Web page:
The future is here for Nike (NYSE:NKE)-- again. The sneaker giant just unveiled its first-of-their-kind Epic React Flyknit sneakers. Unlike other Nikes before it, the React has an all-foam sole, and the Swoosh appears to be touting it as its best running shoe ever.
The innovative new foam being used, which the company is calling "Nike React, is touted as offering more cushioning to protect against impact and more bounce to return energy. The sole is also especially lightweight, as it lacks the rubber casing typical to sneaker soles.
In many ways, the Epic React seems to be directed at Adidas's (NASDAQOTH:ADDYY) Boost technology, which has helped propel the German company to a surprising comeback.
How Adidas got its boost
While Nike and Under Armour have floundered at home lately, with both companies reporting declining revenue in North America, Adidas has been on fire, posting 23% revenue in growth in the region in its most recent quarter. A large part of that success was driven by the company's Boost line of shoes.
Adidas rolled out the Boost technology in 2013, and the Ultra Boost running shoe has since become a hit as both a running sneaker and casual shoe. Like the new Epic React, it features an especially springy foam sole and a sock-like upper that grips the foot evenly. Sales of the sneaker surged after Adidas sponsor Kanye West wore a pair during a concert in 2015. The sneakers soon sold out online.
Those soles became a key component in the Adidas NMD, which was released in 2015, and was so successful that the company struggled to meet demand for shoes that used Boost technology. To combat its product shortfall problem, Adidas made changes that cut production times on 80% of its apparel from 12 to 18 months to just two months -- a shift Nike now seems to be imitating with its Consumer Direct Offense strategy.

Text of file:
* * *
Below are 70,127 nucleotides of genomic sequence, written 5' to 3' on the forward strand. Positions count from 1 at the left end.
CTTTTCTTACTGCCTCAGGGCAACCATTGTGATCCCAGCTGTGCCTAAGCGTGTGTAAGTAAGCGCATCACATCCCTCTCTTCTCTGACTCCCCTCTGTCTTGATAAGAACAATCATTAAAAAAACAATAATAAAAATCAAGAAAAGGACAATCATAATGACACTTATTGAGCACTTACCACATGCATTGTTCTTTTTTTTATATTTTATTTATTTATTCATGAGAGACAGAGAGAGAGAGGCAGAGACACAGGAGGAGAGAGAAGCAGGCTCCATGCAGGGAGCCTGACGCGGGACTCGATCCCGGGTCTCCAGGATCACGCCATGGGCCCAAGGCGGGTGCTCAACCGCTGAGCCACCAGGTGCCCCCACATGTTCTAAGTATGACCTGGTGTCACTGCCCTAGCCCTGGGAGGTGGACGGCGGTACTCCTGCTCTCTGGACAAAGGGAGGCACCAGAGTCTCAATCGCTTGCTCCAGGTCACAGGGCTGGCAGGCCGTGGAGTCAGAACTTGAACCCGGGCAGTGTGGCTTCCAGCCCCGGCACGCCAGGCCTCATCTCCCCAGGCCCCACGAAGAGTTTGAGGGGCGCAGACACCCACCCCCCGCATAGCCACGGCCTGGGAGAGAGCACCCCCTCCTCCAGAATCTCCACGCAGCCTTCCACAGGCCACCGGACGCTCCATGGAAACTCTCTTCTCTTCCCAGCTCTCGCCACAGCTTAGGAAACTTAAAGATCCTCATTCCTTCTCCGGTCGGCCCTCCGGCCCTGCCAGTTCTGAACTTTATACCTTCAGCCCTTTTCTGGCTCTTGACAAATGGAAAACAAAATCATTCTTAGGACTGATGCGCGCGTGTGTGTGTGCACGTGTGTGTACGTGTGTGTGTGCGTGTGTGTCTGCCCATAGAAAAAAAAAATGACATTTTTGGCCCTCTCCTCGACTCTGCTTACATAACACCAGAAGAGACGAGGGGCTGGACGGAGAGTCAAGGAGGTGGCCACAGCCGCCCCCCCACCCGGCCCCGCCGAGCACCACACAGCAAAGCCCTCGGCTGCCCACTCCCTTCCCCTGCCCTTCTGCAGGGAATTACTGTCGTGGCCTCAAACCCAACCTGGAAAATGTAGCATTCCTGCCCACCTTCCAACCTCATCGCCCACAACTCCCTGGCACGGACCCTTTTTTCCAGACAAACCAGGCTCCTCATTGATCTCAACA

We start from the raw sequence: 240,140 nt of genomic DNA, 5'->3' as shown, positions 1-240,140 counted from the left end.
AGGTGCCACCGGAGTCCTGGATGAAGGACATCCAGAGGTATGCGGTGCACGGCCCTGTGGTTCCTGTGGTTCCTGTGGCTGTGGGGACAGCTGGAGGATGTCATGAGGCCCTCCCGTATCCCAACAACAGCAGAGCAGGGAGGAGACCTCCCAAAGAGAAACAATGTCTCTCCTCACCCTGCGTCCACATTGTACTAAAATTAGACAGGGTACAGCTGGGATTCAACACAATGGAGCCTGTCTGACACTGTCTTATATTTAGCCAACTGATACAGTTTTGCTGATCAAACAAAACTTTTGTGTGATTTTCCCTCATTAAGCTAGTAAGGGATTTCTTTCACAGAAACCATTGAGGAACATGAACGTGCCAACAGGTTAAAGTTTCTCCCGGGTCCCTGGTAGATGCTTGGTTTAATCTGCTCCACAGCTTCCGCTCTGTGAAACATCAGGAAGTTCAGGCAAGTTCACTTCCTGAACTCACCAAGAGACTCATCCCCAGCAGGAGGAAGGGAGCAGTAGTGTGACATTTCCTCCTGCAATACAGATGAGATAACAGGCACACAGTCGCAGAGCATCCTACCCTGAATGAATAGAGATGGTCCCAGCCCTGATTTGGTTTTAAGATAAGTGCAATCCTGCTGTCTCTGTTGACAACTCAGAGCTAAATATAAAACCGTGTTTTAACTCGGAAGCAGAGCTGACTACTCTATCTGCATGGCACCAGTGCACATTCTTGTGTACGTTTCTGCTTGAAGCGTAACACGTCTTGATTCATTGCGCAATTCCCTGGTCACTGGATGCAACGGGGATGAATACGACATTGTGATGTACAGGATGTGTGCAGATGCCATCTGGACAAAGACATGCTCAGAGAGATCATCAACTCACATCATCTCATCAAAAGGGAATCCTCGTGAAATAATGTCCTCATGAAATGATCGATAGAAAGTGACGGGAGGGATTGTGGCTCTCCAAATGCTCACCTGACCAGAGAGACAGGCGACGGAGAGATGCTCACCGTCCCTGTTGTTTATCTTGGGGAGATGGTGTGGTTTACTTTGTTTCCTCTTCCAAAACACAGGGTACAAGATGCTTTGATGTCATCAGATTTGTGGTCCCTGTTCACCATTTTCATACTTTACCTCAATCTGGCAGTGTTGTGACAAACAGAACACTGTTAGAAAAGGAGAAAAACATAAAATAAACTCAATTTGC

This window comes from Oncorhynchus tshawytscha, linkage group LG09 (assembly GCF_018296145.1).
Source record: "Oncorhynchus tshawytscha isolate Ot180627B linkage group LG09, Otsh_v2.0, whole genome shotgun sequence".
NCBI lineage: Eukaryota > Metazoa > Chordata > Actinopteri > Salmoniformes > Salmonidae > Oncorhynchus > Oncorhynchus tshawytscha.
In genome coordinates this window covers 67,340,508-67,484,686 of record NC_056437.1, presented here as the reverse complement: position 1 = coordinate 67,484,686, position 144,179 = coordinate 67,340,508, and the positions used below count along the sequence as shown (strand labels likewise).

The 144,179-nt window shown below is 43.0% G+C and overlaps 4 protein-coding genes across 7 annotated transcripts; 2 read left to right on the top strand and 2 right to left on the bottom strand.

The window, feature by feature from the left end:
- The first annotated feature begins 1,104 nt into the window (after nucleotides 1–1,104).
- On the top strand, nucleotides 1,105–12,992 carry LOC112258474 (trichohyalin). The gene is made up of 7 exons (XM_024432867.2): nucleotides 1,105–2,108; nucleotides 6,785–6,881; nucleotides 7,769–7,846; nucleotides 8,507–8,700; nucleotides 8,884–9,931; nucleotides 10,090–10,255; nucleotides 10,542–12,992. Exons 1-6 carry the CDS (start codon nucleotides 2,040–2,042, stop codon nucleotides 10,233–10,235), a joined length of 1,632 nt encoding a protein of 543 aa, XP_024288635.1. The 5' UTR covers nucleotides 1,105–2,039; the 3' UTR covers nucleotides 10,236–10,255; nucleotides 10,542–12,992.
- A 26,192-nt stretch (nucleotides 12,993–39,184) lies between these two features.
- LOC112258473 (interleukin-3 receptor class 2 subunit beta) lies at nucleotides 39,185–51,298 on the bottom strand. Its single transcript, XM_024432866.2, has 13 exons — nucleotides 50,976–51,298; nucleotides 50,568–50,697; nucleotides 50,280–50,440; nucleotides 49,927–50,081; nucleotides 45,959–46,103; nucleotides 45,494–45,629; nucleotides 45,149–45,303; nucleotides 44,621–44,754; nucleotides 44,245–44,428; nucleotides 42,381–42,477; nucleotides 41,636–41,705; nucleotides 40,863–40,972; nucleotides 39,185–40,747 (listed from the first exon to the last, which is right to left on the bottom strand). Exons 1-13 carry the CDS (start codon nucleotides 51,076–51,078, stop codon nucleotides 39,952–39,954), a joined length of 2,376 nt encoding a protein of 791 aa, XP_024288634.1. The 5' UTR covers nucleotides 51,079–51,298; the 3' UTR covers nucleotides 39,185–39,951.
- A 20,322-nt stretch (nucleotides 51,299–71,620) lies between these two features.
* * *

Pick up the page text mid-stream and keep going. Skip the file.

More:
While Adidas has also benefited from the popularity of vintage styles like the Superstar and the Stan Smith, the success of the Boost has given something of a halo to the brand, and led to reformulations of vintage styles like the two mentioned above with Boost soles.
Can Nike just do it too?
In the press release for Nike React, Ernest Kim, director of advanced footwear for Nike Running seemed to allude to the Boost when he said, "We're not comparing Nike React technology to some no-name foam that fell off the back of a truck somewhere." However, sneakerheads and the media have already begun drawing comparisons between the two lines. The shoe won't be released for another month -- it's set to come out Feb. 22, retailing at $150 -- so we'll have wait to hear reviews from the masses and get a sense of sales. Nike is also borrowing another page from Adidas by making the shoe in-house, a reflection of the goals outlined last year in its Consumer Direct Offense plan, which include cutting production times in half to less than six months.
Nike shareholders will be counting on new shoes like the React to bring back growth. Not only did North American sales slide 5% overall last quarter, but footwear sales in the region fell by an even sharper 7%. Running is the company's biggest footwear category: It brought in $5.3 billion in sales last fiscal year, more than its basketball and Jordan brands combined. An exciting shoe like the Epic React has the potential to drive growth in that area.
High expectations seem baked into the stock, as shares have risen 26% over the last three months on investor optimism following the company's Investor Day conference, even though its December earnings report featured not only a decline in North American revenue also, but also a 9% drop in net income.
A lot is riding on Nike's latest bet to take back market share -- and buzz -- from Adidas. So pay attention when the Epic React comes out a month from now: Consumer response will tell us a great deal about the fate of Nike's new strategy.